Video: Blaney Lecture: The Whispered Rush, Telepathy of Archives

Year

2012

Type

Video

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Author's Note

The images I am using here are taken from various research libraries I visited over the last three years. Some Emily Dickinson fragments from the Amherst College Library, some from William Carlos Williams manuscripts for Paterson III in the Poetry Collection at SUNY Buffalo's Poetry Collection, some from the Jonathan Edwards' manuscript collection at Yale's Beinecke Library, and others from visits I made with Jen Bervin last winter to the Antonio Ratti Textile Center at the Metropolitan Museum. I've also included a few images from the recent limited press edition of Frolic Architecture printed by Leslie Miller at Grenfell Press in NYC.

I won't stop to identify the images nor will I always identify the quoted poems. It should be clear which are Dickinson fragments and poems, and which are Williams's. The poems I quote in the text are from Paterson lll, and Dickinson drafts; finally sections pulled from my own Frolic Architecture.

Electronic technologies as they evolve, are radically transforming the way we read, write, and remember. The nature of research is changing. The primary difference being our way of viewing actual material in archives as opposed to viewing the same material on a computer screen. Digital, virtual etc. While I realize that change will bring thrilling new and more open possibilities for research—this lecture is a collaged swan song to the old ways.


Transcript:

{C}

This is the beginning of "Book III, The Library" from William Carlos Williams's Paterson,

I love the locust tree
the sweet white locust
        How much?
        How much?
How much does it cost
to love the locust tree
        in bloom?
A fortune bigger than
Avery could muster
        So much
        So much
the shelving green
        locust whose bright small leaves
                in June

lean among flowers
sweet and white at

                heavy cost

                        A cool of books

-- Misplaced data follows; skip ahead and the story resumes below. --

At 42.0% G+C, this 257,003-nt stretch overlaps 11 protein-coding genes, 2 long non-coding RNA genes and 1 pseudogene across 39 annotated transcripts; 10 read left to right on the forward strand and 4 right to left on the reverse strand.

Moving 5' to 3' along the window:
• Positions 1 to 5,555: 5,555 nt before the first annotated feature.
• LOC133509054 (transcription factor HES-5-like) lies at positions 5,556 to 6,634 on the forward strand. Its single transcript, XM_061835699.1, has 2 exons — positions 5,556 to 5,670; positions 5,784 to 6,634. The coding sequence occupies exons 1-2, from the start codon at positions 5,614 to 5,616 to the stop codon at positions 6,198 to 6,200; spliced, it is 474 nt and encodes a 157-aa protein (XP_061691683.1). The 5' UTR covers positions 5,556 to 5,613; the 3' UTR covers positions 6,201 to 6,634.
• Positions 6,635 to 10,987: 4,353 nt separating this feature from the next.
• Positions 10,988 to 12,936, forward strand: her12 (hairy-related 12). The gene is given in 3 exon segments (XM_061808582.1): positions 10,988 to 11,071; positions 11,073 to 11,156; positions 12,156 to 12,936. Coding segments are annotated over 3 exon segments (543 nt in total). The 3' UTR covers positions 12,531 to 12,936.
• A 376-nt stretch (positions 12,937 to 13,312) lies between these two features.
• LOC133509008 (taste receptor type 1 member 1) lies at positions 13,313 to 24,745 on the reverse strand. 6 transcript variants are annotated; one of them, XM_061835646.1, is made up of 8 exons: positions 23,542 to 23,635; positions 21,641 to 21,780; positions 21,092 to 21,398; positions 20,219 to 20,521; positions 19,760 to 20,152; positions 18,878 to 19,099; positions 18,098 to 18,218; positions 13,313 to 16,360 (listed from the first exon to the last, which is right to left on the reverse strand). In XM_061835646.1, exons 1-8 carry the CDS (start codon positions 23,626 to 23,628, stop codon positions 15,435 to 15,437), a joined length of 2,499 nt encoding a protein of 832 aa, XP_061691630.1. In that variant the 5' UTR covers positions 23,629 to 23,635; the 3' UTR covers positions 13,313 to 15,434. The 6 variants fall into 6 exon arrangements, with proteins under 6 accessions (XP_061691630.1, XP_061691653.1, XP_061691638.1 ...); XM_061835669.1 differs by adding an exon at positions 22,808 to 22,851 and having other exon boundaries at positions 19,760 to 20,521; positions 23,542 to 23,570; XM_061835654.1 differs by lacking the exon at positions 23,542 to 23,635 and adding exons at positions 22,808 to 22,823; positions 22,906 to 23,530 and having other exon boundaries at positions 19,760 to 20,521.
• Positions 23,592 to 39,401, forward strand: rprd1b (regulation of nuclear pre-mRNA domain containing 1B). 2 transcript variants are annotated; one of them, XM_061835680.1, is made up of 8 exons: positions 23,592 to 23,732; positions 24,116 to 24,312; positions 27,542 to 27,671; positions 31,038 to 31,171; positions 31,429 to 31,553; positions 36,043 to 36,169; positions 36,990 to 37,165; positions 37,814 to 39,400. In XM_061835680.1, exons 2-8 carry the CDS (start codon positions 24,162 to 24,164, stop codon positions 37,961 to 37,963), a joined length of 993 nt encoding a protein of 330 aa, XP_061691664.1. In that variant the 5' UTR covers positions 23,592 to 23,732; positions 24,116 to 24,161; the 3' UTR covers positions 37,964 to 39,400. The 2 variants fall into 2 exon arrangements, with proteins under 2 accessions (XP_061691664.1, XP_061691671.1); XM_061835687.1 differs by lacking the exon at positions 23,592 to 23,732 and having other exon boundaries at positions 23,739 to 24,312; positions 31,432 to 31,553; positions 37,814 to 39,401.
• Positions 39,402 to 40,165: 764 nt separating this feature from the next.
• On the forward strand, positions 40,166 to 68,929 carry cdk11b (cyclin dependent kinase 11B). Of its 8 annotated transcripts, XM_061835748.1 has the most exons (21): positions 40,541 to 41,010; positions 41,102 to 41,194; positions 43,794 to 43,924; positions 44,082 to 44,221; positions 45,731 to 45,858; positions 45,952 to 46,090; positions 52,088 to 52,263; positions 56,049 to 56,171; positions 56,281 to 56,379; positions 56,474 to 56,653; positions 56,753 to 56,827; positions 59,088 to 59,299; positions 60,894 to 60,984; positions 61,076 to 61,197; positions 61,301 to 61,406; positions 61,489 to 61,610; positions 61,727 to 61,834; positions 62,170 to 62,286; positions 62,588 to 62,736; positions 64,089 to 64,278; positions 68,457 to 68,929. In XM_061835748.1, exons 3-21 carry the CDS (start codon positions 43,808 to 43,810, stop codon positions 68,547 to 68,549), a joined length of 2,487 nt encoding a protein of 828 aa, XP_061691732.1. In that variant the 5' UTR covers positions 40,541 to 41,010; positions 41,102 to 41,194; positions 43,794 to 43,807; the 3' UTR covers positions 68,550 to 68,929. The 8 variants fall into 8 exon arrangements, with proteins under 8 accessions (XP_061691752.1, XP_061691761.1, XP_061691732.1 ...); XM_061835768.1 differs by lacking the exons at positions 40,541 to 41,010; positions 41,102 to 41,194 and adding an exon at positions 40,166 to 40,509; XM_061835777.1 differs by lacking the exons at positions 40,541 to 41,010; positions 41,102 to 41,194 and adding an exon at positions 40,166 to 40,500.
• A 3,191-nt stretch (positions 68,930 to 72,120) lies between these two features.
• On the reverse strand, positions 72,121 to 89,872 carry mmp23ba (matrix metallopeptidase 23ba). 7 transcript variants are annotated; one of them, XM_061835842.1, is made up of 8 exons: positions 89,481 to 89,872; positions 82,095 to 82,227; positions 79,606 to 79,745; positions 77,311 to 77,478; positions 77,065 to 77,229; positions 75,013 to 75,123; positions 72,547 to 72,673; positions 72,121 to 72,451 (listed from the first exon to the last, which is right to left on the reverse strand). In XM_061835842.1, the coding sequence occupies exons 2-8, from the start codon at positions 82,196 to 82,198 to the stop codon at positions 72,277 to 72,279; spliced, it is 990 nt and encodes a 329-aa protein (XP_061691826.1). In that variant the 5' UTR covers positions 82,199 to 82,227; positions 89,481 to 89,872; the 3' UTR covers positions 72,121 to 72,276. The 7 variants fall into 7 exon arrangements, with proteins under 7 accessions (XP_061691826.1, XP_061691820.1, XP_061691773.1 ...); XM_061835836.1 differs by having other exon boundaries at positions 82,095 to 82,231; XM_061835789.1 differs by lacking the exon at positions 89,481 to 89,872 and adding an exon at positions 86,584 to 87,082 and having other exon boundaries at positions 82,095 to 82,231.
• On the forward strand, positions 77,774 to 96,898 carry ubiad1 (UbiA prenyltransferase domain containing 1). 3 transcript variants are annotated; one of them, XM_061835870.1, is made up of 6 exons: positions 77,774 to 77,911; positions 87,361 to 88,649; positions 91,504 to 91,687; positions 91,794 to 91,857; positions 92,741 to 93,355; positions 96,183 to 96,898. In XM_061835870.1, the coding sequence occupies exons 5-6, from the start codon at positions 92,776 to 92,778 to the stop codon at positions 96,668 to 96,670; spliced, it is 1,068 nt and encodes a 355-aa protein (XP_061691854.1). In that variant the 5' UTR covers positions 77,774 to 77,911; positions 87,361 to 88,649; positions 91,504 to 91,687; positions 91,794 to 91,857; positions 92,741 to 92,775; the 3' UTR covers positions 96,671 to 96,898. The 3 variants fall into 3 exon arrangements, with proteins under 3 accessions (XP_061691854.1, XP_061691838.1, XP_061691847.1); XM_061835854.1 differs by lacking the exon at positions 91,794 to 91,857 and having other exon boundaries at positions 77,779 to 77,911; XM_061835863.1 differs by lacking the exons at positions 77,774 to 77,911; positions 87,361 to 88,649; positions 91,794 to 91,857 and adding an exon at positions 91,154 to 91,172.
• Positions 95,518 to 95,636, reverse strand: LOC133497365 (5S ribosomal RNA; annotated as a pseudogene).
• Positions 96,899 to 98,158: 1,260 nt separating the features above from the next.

will sometimes lead the mind to libraries
of a hot afternoon, if books can be found
cool to the sense to lead the mind away.

For there is a wind or ghost of a wind
in all books echoing the life
there, a high wind that fills the tubes
of the ear until we think we hear a wind,
actual

to lead the mind away,

Drawn from the streets we break off
our mind's seclusion and are taken up by
the book's winds, seeking, seeking
down the wind
until we are unaware which is the wind and
which the wind's power over us
                        to lead the mind away

and there grows in the mind
a scent, it may be, of locust blossoms
whose perfume is itself a wind moving
                        to lead the mind away

through which, below the cataract
soon to be dry
the river whirls and eddys
                        First recollected.

Spent from wandering the useless
streets these months, faces folded against
him like clover at nightfall, something
has brought him back to his own
                        mind

                In which a falls unseen
tumbles and rights itself
and refalls—and does not cease, falling
and refalling with a roar, a reverberation
not of the falls but of its rumor
                        unabated

{C}                Beautiful thing,
my dove, unable and all who are windblown,
touched by the fire
                        and unable,
a roar that (soundless) drowns the sense
with its reiteration
            unwilling to lie in its bed
and sleep and sleep, sleep
                        in its dark bed.

***

In the recently published The H.D. Book, (a collection that until now only existed in separate chapters in mostly out-of-print little magazines, Robert Duncan writes:

The secret of the poetic art lies in the keeping of time...To keep time—designing or discovering lines of melodic coherence...Counting the measures, marking them off, the whole intensified in the poet's sense of its limitation. One image may recall another, finding depth in the re-sounding.

He wrote this in 1961. The boycott is even more severe in 2011, but I believe, this currently exiled spirit: (Keats's "Beauty is truth—truth beauty"— Walter Benjamin's "The beautiful is neither the veil nor the veiled object but rather the object in its veil," WCW's "beautiful thing! aflame" and "beauty is / a defiance of authority?") I believe this spirit, a deposit from a future yet to come, is gathered and guarded in the domain of research libraries and special collections.

{C}

On June 20, 1926, Hart Crane, then staying on the his mother's family property on the Isle of Pines, Cuba, wrote to Waldo Frank while working on what he hoped would be his epic poem The Bridge:

The form of my poem rises out of a past that so overwhelms the present with its worth and vision that I'm at a loss to explain my delusion that there exist any real links between that past and a future destiny worthy of it. The destiny is long since completed, perhaps the little last section of my poem is a hangover echo of it—but it hangs suspended somewhere in ether like an Absalom by his hair.

[I adore that line.]

{C}

Possibly during 1885 the year before she died, Emily Dickinson wrote in a letter to her sister-in-law Susan,

Emerging from an Abyss, and re-entering it—that is Life—is it not, Dear?
   The tie between us is very fine, but a hair never dissolves.

{C}

Things-in-themselves and things-as-they-are for us